Georgia Home Health Company Agrees to Pay $4.2 Million to Settle Whistleblower Fraud Claims

On November 22, 2021, PruittHealth, Inc. (“Pruitt Health”), a Georgia-based health-care provider, agreed to pay $4.2 million to resolve allegations that it submitted claims for home health services that were not covered by the Medicare and Medicaid programs.  Specifically, the Government alleged that Pruitt Health knowingly submitted claims for home health services that were not eligible for reimbursement because they did not have the required face-to-face certifications or plans of care and did not document the beneficiary’s homebound status and needed skilled care.

In order for a Medicare or Medicaid beneficiary to eligible for the Medicare Home Health Benefit, the beneficiary must be “homebound” (as defined by Medicare guidelines) and need skilled care–such as skilled nursing services or skilled therapy.  However, there is a long history of home health companies billing Medicare for services for beneficiaries that do not meet these requirements.  For instance,  beneficiaries who are able to regularly leave home are not “homebound” and do not need taxpayer-funded nurses and therapists to provide care in the home, but the beneficiary can travel to a clinician to receive care.  Therefore, when a Medicare beneficiary, on home health care, is able to regularly leave home or able to travel, it strongly indicates that the beneficiary is ineligible for home health care.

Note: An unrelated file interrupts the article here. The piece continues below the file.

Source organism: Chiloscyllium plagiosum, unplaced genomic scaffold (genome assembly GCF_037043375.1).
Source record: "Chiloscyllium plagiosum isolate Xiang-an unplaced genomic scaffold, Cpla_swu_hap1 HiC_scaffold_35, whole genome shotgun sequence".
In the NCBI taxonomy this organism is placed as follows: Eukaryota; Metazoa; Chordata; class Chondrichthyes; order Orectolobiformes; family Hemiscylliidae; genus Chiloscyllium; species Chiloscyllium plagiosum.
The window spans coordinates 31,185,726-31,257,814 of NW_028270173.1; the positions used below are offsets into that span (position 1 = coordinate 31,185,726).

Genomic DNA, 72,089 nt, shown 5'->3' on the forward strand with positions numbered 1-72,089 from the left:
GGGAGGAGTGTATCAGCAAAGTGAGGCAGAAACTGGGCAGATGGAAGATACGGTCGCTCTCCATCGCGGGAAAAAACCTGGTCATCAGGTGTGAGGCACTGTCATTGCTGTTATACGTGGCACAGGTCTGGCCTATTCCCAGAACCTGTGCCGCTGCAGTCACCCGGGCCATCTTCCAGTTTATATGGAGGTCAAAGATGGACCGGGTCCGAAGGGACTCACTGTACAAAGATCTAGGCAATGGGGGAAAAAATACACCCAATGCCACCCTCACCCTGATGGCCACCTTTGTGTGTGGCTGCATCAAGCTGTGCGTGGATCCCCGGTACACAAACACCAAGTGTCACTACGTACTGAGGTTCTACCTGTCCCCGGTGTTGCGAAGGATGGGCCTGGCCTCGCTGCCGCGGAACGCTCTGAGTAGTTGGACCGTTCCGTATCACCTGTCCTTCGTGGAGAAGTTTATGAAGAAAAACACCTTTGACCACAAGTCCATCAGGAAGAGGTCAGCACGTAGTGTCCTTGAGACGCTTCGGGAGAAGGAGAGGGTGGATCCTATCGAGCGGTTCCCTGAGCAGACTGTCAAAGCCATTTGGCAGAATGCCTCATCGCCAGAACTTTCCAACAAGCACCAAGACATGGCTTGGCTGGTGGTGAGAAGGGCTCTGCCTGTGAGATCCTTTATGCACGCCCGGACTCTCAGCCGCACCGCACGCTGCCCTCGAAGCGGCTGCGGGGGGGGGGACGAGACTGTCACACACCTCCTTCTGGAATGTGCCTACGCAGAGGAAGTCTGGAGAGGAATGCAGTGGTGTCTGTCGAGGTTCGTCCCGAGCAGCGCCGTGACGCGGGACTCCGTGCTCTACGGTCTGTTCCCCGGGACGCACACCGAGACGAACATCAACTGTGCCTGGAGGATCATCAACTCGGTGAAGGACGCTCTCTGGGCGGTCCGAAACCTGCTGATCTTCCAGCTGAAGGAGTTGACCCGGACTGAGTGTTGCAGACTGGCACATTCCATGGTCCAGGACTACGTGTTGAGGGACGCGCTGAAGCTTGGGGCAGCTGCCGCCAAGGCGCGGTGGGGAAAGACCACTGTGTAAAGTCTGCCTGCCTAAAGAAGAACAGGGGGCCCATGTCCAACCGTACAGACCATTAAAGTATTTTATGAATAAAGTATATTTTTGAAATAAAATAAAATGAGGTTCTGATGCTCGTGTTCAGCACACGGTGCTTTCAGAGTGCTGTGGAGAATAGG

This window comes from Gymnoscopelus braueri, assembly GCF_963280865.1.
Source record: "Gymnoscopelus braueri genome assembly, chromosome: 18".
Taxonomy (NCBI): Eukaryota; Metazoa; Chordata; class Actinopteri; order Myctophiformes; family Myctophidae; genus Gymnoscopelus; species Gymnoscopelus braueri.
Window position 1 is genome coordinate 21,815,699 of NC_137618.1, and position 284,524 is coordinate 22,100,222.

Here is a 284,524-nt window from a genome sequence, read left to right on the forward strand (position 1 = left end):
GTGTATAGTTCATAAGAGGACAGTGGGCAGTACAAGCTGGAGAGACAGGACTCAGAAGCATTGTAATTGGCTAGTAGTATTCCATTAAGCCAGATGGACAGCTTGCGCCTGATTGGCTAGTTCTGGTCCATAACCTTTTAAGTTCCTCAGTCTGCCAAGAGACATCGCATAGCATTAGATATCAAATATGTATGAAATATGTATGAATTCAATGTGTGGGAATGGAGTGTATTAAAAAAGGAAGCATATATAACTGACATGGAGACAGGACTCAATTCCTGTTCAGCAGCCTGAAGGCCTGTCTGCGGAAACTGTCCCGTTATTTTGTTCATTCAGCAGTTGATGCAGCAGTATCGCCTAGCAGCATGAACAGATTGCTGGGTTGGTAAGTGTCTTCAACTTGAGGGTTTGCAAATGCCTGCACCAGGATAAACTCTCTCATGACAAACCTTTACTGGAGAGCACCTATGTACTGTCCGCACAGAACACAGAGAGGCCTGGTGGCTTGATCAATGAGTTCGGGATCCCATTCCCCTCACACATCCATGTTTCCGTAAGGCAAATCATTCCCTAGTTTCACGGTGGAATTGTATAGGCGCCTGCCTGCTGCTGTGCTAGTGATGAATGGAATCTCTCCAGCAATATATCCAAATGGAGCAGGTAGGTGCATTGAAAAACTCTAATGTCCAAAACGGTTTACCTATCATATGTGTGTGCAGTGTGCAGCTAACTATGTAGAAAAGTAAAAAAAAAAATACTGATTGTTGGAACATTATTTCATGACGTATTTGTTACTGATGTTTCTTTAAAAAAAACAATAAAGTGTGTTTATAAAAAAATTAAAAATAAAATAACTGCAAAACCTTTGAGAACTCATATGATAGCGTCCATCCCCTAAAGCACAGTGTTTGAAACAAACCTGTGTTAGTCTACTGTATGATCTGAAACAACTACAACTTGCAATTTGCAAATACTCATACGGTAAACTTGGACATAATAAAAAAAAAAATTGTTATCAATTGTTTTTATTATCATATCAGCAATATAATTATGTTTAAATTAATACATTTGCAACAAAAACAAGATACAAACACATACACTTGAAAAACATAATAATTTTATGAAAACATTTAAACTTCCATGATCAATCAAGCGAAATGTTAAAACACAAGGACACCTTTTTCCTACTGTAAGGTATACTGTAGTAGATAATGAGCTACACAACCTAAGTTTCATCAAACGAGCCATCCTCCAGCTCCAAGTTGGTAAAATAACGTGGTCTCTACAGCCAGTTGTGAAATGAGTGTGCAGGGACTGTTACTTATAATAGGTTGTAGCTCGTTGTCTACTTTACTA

As a result of widespread fraud in the submission of home health claims, Medicare and Medicaid began requiring referring physicians to certify in writing that the physician met with the beneficiary “face-to-face” and the beneficiary was homebound and needed skilled care.  Therefore, as the Pruitt Health settlement demonstrates, when required face-to-face visits and plans of care are not documented appropriately, the False Claims Act is violated.

These allegations were originally brought by a former employee of Pruitt Health under the qui tam provisions of the False Claims Act.  Under the False Claims Act,  private citizens (known as “Relators”) may bring a lawsuit on behalf of the United States and share in any recovery obtained by the government.  The Relator will receive over $700,000.00 from the Pruitt Health settlement.

Frohsin Barger & Walthall would like to thank and congratulate the brave whistleblower that came forward in this case, as well as her attorney Mr. Jack Rosenberg in Atlanta, Georgia.

Read the full Department of Justice press release here.

If you have questions about the False Claims Act or home health care fraud, please contact Frohsin Barger & Walthall.